Thursday, November 16, 2017

Produce, Boots ,& Automobiles

In recent years Sunset Park's Third Avenue has seen a rapid overturn of property. Especially on the northern stretch of Third, close to the waterfront, land is hot.

Recent arrivals and newly sold holdings along the water include the Lafarge Cement Terminal, the Sunset Industrial Park, the SIMS Municipal Recycling Center, the Liberty View Industrial Plaza, and Industry City (part of the original Bush Terminal, now being developed by major shareholder Jamestown Properties).  The Ferrara Brothers concrete company will be moving here from its Hoyt Street location in two or three years (right at the spot pictured above), after decades of leasing the land it once owned, which was seized by eminent domain in the '70's.  
                                                                                                              (One More Folded Sunset)

Smaller businesses are shifting too.  The warehouse at Third & 26th, home to Rossman Farms, is on the market, to be delivered empty, or with the storage basement leased to the current owners.  The discount fruit & vegetable store, known for its unbeatable budget prices, has been open on Third since 1990, with the building used purely for wholesale storage prior to that. The owners have another store on Avenue M.

Rossman's from under the Gowanus (2014)

A couple of blocks north of Rossman's, a corner lot currently occupied by the Lopez Byway autoshop is also up for sale:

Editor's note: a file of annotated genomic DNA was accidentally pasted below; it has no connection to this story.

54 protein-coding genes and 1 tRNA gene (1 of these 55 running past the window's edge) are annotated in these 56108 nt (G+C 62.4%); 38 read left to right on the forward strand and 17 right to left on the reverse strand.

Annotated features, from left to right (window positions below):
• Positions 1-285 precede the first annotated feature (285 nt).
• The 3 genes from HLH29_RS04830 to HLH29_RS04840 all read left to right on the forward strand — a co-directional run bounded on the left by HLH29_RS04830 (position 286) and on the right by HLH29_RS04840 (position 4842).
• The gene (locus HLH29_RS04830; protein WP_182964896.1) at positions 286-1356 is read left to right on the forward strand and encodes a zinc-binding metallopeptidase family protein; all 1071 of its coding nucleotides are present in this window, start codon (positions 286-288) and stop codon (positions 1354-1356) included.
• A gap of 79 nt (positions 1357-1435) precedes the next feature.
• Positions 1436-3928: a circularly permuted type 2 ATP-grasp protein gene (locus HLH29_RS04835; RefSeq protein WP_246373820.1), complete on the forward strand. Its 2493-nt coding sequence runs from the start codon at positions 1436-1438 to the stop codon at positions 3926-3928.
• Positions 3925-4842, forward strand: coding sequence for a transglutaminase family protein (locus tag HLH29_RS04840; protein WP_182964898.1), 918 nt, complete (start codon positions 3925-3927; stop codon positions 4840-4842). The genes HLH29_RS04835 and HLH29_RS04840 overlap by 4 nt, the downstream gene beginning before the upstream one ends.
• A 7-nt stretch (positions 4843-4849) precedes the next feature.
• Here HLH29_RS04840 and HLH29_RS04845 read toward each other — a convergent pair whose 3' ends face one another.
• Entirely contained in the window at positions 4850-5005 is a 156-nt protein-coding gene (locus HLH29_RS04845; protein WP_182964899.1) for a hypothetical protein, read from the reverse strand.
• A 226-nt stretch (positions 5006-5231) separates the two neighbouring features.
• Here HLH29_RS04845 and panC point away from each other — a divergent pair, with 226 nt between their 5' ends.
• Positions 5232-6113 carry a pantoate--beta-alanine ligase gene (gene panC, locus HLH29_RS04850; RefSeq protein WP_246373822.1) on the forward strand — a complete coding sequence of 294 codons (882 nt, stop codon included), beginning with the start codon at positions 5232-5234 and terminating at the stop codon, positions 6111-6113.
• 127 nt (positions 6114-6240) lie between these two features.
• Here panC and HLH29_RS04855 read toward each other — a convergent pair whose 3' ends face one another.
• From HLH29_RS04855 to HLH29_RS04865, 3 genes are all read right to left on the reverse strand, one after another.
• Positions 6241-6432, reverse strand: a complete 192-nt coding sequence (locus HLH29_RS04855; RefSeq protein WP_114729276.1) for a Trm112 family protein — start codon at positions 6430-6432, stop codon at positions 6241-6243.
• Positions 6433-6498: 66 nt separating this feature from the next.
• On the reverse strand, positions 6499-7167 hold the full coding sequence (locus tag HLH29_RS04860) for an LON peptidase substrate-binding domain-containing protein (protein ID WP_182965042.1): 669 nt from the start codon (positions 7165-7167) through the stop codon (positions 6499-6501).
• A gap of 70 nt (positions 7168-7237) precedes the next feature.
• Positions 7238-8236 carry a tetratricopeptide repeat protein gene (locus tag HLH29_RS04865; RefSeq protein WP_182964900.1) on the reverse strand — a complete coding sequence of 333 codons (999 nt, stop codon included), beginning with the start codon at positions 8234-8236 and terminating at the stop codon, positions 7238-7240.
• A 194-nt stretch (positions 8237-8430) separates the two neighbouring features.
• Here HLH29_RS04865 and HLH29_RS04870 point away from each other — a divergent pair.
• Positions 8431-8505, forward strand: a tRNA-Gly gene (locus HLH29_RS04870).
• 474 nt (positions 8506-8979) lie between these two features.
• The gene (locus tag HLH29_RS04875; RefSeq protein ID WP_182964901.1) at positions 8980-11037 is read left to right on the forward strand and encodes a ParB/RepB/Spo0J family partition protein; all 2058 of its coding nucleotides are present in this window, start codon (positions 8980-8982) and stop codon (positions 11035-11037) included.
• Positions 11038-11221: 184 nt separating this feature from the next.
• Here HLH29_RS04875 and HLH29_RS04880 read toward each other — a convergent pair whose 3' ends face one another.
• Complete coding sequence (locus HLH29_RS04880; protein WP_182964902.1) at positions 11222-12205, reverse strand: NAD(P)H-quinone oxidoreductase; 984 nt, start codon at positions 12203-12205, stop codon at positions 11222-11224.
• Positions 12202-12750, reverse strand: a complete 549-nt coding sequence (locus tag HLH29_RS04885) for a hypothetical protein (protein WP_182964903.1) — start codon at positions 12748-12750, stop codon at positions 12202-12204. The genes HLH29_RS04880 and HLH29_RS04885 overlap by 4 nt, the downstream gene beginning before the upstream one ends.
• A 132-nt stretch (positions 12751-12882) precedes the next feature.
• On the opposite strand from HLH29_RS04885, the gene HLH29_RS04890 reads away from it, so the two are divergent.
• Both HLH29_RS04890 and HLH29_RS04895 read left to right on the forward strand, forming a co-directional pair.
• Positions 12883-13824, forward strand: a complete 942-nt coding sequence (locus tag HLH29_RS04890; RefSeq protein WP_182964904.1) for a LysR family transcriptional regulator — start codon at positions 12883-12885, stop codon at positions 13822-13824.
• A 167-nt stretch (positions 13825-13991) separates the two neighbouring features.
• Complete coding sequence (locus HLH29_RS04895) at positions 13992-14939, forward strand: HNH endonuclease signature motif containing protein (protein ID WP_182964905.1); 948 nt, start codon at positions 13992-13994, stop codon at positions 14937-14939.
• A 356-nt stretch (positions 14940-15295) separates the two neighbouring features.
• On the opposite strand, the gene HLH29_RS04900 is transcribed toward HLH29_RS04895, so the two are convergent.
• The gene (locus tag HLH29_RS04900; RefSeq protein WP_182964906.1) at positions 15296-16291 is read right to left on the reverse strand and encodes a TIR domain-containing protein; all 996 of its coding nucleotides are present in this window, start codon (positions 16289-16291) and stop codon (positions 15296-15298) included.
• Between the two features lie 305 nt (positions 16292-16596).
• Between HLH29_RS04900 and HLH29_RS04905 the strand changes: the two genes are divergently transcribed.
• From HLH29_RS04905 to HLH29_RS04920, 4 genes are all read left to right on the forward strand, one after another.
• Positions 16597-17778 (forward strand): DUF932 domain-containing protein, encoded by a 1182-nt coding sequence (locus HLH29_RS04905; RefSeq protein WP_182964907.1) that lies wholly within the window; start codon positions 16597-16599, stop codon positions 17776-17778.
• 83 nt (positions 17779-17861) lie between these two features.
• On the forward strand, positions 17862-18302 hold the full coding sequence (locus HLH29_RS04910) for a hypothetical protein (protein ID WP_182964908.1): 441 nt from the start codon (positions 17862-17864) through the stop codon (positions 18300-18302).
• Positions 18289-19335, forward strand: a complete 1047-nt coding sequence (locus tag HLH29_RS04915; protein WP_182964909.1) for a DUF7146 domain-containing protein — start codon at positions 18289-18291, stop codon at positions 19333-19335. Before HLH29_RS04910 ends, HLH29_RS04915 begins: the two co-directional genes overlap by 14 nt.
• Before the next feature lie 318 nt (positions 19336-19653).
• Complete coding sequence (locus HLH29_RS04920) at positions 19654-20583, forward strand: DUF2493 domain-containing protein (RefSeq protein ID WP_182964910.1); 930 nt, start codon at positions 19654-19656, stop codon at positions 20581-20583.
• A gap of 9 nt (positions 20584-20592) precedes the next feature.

Amazing Development Opportunity. This 110 Ft X 25 Ft Lot Is Currently Being Used As A Car Repair Shop And Garage, But Will Be Delivered Completely Vacant, And Without Equipment. You Can Build An Office Building, A Hotel, A Warehouse, Or A Residential Building. Drive By There, Check Out The Site. Please Don’t Speak To Workers Inside The Repair Shop. 

As the sign attests, Lopez has been on Third for decades.

Another sub-Gowanus view (2014)

A little farther south on Third, at 40th, the legendary shoe and work-clothes outfitters Frankel's will be gone by the end of the month, relocating closer to the owner's home in Jersey.  Frankel's hopped over the avenue to its current location when Robert Moses put the Parkway in, but it's been around since 1890 - an impressive run.  Third-generation owner Marty Frankel will be holding on to the building, but at 76, it's time to leave Sunset Park.

More and more, old-time locals come in and tell him their landlord has sold their building and they're getting evicted, moving to Pennsylvania or some other state. The neighborhood is changing again. A nearby Costco has taken a bite out of Frankel's -- "It hurts. Costco gets all the deals" -- and the newcomers to the neighborhood haven't helped.
"Hipsters ...They try on twenty pairs of shoes, but they won't buy here because the store doesn't look nice. They like to take pictures of my barcodes, though, and then buy the shoes online."  
                                                                                                       (Jeremiah's Vanishing New York)


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